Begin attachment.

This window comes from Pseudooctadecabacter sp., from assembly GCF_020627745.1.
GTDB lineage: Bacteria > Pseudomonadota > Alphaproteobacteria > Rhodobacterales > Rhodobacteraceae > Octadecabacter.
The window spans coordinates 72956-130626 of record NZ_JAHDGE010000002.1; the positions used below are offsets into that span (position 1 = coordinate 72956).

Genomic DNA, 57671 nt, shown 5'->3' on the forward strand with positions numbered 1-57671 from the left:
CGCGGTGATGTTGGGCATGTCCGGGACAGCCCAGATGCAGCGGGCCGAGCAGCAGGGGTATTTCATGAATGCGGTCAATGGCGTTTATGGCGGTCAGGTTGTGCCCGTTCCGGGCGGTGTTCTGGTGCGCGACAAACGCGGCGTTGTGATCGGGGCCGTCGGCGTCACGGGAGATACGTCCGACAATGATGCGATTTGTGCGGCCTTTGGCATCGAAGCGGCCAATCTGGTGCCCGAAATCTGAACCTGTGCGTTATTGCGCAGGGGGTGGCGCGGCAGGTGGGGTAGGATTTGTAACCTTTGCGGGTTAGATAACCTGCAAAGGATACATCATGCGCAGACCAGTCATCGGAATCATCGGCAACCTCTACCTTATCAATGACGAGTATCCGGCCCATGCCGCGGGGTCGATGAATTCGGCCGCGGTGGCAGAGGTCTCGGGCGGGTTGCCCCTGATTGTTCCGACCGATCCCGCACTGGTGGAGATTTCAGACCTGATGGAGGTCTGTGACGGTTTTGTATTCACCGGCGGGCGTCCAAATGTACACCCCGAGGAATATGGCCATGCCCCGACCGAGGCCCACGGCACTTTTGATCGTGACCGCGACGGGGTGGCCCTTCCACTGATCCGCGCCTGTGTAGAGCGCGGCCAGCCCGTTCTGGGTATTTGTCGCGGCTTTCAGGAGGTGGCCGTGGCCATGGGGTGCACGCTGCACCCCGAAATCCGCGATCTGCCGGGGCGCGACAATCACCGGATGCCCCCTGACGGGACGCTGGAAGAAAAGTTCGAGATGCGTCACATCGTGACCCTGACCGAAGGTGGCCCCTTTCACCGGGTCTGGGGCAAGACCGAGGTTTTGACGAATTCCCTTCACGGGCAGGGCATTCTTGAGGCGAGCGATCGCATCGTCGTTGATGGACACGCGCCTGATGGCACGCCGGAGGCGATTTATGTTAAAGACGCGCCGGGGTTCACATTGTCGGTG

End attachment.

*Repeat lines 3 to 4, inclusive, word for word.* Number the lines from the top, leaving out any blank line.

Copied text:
The window spans coordinates 72956-130626 of record NZ_JAHDGE010000002.1; the positions used below are offsets into that span (position 1 = coordinate 72956).

Genomic DNA, 57671 nt, shown 5'->3' on the forward strand with positions numbered 1-57671 from the left: